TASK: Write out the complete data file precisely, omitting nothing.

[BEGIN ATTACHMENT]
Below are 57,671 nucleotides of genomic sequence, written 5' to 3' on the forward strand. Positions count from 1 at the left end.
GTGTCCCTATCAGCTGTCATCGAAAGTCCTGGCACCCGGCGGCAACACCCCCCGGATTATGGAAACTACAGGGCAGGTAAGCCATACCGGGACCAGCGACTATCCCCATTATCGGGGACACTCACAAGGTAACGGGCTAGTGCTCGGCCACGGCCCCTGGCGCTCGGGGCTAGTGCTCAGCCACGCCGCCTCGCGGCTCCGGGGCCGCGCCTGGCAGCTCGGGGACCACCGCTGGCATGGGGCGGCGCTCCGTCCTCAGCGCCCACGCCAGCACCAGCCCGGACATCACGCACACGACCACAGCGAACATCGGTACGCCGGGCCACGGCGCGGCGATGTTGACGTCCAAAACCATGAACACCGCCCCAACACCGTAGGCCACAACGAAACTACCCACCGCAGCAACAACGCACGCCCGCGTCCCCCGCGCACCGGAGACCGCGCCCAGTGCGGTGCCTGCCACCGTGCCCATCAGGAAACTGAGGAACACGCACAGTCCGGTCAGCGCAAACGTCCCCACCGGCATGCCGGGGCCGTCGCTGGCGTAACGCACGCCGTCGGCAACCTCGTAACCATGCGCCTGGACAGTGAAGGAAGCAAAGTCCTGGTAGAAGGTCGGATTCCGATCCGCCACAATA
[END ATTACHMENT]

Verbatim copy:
Below are 57,671 nucleotides of genomic sequence, written 5' to 3' on the forward strand. Positions count from 1 at the left end.
GTGTCCCTATCAGCTGTCATCGAAAGTCCTGGCACCCGGCGGCAACACCCCCCGGATTATGGAAACTACAGGGCAGGTAAGCCATACCGGGACCAGCGACTATCCCCATTATCGGGGACACTCACAAGGTAACGGGCTAGTGCTCGGCCACGGCCCCTGGCGCTCGGGGCTAGTGCTCAGCCACGCCGCCTCGCGGCTCCGGGGCCGCGCCTGGCAGCTCGGGGACCACCGCTGGCATGGGGCGGCGCTCCGTCCTCAGCGCCCACGCCAGCACCAGCCCGGACATCACGCACACGACCACAGCGAACATCGGTACGCCGGGCCACGGCGCGGCGATGTTGACGTCCAAAACCATGAACACCGCCCCAACACCGTAGGCCACAACGAAACTACCCACCGCAGCAACAACGCACGCCCGCGTCCCCCGCGCACCGGAGACCGCGCCCAGTGCGGTGCCTGCCACCGTGCCCATCAGGAAACTGAGGAACACGCACAGTCCGGTCAGCGCAAACGTCCCCACCGGCATGCCGGGGCCGTCGCTGGCGTAACGCACGCCGTCGGCAACCTCGTAACCATGCGCCTGGACAGTGAAGGAAGCAAAGTCCTGGTAGAAGGTCGGATTCCGATCCGCCACAATA